Jessica Gagnon-Sénat, Université de Montréal
Alain Gagnon, Université de Montréal
Lisa Dillon, Université de Montréal
Inevitably, consanguinity accumulated over time in Colonial Quebec. Concurrently, Quebec was the victim of several epidemics. The aim of this study is to evaluate the relationship between child mortality and consanguinity in epidemic periods of Colonial Quebec between 1720 and 1830. On the one hand, it is hypothesized that children with homologous genes on many loci would have a significantly higher mortality rate compared to non consanguineous children, due to homozygote disadvantage. On the other hand, consanguineous individuals may have a more favourable survival because of the effect of settlement present in the measure of consanguinity. Cox regression models allow us to explore and partially disentangle the roles of genetic and environmental factors. Immigrants, multiple births and individuals lacking a genealogy from the Registre de population du Québec ancien (RPQA) and Infrastructure intégrée des microdonnées historiques de la Population du Québec (IMPQ) are excluded. Altogether, 610,412 individuals are analysed in the Cox models that signal an unfavourable survival of consanguineous, especially close consanguineous, individuals during epidemics. However, underlying effects such as selection processes and unrobust settlement controls guide the results of the interaction between epidemics and consanguinity, so the premise remains to be validated.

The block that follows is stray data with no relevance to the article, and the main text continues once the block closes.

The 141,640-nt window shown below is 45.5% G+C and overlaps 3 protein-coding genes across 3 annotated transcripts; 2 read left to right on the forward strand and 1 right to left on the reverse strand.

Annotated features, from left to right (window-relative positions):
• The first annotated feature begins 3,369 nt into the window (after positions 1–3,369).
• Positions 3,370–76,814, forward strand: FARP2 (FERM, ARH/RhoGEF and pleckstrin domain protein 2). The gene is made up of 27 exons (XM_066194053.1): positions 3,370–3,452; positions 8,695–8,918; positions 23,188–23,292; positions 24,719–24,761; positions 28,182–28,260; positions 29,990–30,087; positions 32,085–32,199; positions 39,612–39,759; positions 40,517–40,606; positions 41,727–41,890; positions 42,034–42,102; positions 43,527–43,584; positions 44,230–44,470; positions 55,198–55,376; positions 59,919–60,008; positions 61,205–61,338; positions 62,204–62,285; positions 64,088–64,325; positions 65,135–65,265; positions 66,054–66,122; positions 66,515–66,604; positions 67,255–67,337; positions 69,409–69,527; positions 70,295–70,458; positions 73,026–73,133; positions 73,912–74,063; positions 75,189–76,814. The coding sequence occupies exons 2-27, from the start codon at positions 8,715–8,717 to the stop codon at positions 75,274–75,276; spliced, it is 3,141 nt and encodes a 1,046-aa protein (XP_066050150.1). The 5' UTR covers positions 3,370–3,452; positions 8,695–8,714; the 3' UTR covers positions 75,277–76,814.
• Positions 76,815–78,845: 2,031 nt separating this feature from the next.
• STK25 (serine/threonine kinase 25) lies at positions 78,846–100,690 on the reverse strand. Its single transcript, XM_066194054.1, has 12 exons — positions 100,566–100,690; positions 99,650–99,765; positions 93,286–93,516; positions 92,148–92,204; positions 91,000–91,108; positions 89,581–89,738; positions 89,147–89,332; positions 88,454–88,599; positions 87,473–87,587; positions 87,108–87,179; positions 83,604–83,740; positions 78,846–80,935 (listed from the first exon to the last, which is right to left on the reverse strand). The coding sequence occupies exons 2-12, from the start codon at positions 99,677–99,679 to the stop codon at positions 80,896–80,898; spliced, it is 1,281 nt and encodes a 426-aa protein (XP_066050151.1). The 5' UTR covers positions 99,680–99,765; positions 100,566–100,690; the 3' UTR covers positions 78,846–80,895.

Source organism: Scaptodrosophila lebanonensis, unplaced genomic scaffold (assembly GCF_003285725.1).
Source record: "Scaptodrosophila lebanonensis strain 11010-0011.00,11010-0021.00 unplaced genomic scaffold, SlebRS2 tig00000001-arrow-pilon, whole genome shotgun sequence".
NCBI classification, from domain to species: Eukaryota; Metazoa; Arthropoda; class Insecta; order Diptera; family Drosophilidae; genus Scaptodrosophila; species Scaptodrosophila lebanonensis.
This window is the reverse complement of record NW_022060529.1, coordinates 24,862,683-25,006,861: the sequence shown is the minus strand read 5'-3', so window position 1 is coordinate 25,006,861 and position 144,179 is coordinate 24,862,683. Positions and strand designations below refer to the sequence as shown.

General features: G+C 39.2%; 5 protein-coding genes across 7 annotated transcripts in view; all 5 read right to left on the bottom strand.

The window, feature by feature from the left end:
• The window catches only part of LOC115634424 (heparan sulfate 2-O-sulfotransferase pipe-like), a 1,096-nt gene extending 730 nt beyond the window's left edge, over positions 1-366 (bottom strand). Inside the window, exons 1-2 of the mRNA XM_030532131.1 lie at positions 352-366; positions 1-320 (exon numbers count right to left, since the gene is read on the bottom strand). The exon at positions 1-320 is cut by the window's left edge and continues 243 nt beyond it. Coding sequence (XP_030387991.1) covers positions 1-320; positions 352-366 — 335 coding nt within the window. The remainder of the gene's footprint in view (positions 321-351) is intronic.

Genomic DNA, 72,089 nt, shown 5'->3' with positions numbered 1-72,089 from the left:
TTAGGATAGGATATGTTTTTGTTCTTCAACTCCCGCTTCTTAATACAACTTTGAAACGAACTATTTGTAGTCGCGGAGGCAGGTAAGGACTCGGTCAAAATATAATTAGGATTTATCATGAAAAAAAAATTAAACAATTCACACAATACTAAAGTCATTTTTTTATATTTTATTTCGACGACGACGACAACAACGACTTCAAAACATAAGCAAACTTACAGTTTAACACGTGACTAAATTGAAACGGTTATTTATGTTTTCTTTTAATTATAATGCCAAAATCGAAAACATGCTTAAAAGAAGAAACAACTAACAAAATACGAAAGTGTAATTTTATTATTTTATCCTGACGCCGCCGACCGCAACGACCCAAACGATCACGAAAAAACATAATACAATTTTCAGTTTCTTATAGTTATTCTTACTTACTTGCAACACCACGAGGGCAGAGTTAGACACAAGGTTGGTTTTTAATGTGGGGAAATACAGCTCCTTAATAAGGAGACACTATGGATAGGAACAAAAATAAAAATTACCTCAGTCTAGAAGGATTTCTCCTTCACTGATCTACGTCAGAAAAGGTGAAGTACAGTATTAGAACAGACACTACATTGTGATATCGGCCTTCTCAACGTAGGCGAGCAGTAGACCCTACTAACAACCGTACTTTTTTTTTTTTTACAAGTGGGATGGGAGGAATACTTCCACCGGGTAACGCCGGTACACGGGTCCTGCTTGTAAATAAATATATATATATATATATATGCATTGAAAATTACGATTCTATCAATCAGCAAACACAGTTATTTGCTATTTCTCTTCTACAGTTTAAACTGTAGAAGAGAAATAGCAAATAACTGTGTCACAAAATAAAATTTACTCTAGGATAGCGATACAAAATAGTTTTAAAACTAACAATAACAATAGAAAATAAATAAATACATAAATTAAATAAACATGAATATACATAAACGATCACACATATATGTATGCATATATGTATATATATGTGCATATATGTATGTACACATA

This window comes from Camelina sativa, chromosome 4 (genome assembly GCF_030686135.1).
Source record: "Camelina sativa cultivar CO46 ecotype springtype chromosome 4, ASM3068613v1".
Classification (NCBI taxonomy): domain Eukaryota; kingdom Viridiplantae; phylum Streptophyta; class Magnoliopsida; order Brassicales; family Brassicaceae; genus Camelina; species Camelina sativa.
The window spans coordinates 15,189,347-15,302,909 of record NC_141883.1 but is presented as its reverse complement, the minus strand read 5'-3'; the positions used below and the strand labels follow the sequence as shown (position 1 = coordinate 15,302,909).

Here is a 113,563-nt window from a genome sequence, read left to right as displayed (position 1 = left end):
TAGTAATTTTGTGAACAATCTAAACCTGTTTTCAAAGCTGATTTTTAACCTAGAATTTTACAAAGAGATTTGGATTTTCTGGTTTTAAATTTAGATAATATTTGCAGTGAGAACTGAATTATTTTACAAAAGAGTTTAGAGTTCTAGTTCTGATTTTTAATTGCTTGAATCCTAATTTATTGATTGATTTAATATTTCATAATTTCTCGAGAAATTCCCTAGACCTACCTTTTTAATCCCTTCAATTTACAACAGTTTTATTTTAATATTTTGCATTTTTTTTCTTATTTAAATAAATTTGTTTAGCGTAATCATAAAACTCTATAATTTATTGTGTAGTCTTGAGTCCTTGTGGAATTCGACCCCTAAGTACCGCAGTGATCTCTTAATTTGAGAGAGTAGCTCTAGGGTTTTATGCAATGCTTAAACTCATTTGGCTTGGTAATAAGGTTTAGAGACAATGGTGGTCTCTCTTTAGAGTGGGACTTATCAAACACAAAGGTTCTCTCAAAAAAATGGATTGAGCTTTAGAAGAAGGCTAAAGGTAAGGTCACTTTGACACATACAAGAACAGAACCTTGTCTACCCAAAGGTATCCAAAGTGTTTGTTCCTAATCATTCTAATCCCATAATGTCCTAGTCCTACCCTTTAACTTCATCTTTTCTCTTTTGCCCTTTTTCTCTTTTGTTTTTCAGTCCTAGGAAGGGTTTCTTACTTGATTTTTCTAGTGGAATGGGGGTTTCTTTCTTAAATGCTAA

Keywords: Event history analysis, Mortality, Biodemography and genetics
Presented in Session 29. Consequences of Pandemics: Lessons from History